Connecticut state police spokesman Lt. Paul Vance provides an update on the investigation of the Sandy Hook Elementary shooting, telling reporters that two adult survivors who suffered gunshot wounds at the school are recovering.
Updated at 1:38 p.m. ET: Police said Monday that two adults were injured but survived the shootings at Sandy Hook Elementary School in Connecticut and will be interviewed as soon as they're well enough to answer questions.
Connecticut State Police Lt. Paul Vance confirmed that a second adult was injured and survived, saying both were wounded in the "lower extremities." Initial reports last week suggested that only one person had been injured and survived.
In the meantime, authorities were interviewing other witnesses and analyzing the evidence found at the school and the shooter's home. Among the physical evidence was a computer believed to belong to the gunman that had been heavily damaged.
“There are many, many witnesses,” Vance said Monday, promising that any interviews with children would be handled "extremely delicately."
Authorities say Adam Lanza, 20, shot his mother in the head multiple times Friday at their home in Newtown, Conn., before heading to the school, where he fired hundreds of rounds and died with hundreds more at his disposal. He killed 20 children and six women at the school, they said.
At a news conference in Hartford, the state capital, Gov. Dan Malloy called for a statewide moment of silence and for churches to ring their bells on Friday precisely one week after the shootings.
An explanation still hasn't emerged for why Lanza killed the 26 people at Sandy Hook.
Malloy appeared to open a window for speculation when he told NBC News on Sunday that Lanza attended Sandy Hook as a youngster. But Vance said Monday that police had discovered no connection between Lanza and the school. Earlier reports that his mother, Nancy, may have taught there also haven't borne out.
The children — 12 girls and eight boys, all of them 6 or 7 years old — were shot as many as 11 times, authorities said. It appeared that Lanza had enough weapons and ammunition with him to have killed many more.
In addition to an assault-style rifle and at least two handguns, he also had a shotgun in reserve in the car he drove to the school. And when he was found, Lanza still had hundreds of rounds of ammunition in multiple magazines, after having already fired hundreds of rounds inside the school, where he killed himself with a gunshot to the head as emergency crews arrived.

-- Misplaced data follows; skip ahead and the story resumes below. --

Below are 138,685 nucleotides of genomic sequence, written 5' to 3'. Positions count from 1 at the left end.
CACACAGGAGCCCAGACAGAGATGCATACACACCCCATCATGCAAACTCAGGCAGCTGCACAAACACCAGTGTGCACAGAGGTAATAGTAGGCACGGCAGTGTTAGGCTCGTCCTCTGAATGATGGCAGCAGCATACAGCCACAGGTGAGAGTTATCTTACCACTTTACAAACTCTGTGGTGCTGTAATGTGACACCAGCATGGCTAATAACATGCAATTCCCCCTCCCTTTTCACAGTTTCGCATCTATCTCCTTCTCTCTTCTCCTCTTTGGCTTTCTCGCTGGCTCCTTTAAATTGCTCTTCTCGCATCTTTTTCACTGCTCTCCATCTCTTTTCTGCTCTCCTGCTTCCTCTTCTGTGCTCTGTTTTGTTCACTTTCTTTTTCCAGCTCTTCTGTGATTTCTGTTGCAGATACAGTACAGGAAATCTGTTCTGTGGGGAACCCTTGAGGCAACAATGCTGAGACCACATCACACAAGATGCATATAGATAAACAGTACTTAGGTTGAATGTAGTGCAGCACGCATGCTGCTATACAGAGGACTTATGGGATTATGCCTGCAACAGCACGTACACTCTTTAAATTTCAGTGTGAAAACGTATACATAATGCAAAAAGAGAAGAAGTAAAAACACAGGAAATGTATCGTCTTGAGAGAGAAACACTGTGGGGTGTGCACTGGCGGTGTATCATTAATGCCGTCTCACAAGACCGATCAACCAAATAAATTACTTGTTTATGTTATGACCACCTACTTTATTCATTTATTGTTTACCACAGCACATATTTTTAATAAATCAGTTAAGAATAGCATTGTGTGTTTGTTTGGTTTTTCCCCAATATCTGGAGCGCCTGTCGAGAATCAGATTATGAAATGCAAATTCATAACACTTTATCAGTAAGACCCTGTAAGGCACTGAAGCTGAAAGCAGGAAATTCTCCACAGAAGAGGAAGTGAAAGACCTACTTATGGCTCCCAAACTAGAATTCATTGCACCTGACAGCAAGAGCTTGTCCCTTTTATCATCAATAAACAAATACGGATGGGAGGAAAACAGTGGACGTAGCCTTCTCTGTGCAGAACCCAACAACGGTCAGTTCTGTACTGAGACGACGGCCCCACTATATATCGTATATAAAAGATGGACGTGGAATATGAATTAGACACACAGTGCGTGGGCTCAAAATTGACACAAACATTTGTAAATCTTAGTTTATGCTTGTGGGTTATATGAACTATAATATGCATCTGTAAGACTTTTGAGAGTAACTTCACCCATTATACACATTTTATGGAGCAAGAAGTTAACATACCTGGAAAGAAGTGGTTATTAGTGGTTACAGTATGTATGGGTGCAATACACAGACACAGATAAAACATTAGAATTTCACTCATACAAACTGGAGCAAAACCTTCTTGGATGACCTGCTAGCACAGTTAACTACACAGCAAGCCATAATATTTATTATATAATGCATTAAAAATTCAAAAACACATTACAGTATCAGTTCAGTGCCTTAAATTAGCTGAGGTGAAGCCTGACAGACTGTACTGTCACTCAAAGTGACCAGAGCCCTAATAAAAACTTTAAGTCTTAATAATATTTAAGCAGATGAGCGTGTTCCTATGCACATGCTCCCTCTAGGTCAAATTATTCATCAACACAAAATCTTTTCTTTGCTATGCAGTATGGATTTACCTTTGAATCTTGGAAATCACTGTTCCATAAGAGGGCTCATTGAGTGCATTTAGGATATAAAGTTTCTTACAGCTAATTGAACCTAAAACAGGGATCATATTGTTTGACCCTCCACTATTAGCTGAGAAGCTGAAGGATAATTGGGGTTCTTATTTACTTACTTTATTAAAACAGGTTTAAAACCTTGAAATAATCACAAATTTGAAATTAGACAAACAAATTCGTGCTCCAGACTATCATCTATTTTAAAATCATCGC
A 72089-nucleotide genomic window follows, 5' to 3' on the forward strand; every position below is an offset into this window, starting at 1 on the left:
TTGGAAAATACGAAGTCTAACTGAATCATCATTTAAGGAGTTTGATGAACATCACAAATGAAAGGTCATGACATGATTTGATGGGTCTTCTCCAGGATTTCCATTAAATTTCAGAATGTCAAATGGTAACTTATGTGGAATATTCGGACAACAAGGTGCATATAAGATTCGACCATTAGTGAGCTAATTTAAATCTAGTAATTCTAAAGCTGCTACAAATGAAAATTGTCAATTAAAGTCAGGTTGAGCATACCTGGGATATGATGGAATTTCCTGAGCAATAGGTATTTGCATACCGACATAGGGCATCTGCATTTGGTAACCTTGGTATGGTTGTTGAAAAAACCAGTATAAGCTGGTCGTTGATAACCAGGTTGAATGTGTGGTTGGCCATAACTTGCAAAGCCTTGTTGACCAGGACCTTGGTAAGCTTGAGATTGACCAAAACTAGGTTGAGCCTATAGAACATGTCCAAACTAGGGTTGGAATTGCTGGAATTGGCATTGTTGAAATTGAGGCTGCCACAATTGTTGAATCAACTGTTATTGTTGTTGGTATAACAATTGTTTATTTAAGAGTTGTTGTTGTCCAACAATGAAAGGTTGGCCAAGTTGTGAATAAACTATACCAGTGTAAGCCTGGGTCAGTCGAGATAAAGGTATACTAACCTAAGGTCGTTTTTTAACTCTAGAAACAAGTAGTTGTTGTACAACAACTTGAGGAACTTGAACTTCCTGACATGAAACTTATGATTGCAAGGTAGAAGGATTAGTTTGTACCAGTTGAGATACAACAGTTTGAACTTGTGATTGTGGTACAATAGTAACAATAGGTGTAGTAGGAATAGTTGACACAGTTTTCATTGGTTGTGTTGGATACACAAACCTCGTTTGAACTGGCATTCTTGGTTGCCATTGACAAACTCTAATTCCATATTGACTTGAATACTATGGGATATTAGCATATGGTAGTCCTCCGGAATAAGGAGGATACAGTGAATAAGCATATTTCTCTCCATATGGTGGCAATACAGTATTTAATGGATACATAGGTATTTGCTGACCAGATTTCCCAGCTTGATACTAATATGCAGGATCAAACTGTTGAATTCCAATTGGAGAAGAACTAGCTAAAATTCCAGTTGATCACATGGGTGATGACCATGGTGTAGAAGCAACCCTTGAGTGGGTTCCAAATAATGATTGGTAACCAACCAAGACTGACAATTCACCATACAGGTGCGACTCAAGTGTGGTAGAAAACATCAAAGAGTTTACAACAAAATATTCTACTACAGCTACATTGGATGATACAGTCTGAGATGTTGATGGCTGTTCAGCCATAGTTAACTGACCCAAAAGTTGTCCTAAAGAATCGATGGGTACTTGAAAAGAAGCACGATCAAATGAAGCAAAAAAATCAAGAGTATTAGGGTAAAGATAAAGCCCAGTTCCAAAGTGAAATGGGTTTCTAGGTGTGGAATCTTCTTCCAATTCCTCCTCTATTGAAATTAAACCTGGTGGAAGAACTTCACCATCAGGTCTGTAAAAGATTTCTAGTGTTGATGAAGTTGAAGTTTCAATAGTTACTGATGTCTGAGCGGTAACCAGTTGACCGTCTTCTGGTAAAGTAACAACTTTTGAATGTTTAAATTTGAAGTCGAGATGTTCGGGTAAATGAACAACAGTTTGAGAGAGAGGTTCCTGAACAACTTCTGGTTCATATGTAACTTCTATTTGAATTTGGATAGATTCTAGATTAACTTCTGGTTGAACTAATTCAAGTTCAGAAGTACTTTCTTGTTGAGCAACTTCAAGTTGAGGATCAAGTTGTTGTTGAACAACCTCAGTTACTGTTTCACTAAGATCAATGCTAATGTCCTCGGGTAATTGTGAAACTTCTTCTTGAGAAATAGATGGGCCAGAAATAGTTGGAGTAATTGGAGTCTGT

Police said they were analyzing his the weaponry and checking out local gun ranges to learn whether he had ever been spotted at one of them.
Investigators had had high hopes that they could learn more from Lanza's computer, which was found at the home he shared with his mother. But law enforcement sources told NBC News' Pete Williams on Monday that the computer was heavily damaged and that its hard drive had been removed.
Police said Monday that they had had no previous contact with Lanza, and officials at Western Connecticut State University in Danbury — where Lanza enrolled at about 16 in 2008 — said there was never any indication of trouble.
Malloy declined to say whether any documented evidence had been uncovered that Lanza might have been mentally disturbed. But he said there were indications that Lanza had had a deeply troubled childhood.
Lanza's parents were divorced, and he lived with his mother, who home-schooled him for part of his childhood, Malloy said.
"He never seemed to be a good fit," Malloy said. "It was a very difficult time for him and his mother."
Investigators have resolutely refused to go into detail about the timing of events Friday during official briefings. But investigators have told NBC News that Lanza first killed his mother, an avid gun enthusiast, with her own gun and then took multiple weapons with him as he drove to the school in her car.
To bypass security, Lanza smashed in a window, they said. He shot and killed Principal Dawn Hochsprung, 47, and Mary Sherlach, 56, a school psychologist, before proceeding to a classroom, where he found the door locked.
So he moved on to a second classroom, where he killed everyone he found, before doing the same in a third classroom, investigators believe. He then shot himself.
Although he was carrying three weapons, he used only one of them in all of the school killings — a Bushmaster .223-caliber assault-style rifle similar to the one used by the snipers who terrorized the Washington, D.C., area in 2002. It was purchased legally, they said. He used one of the handguns to kill himself.
Authorities haven't said how Nancy Lanza stored the weapons.
Chief Justice Correspondent Pete Williams and Isolde Raftery of NBC News contributed to this report.
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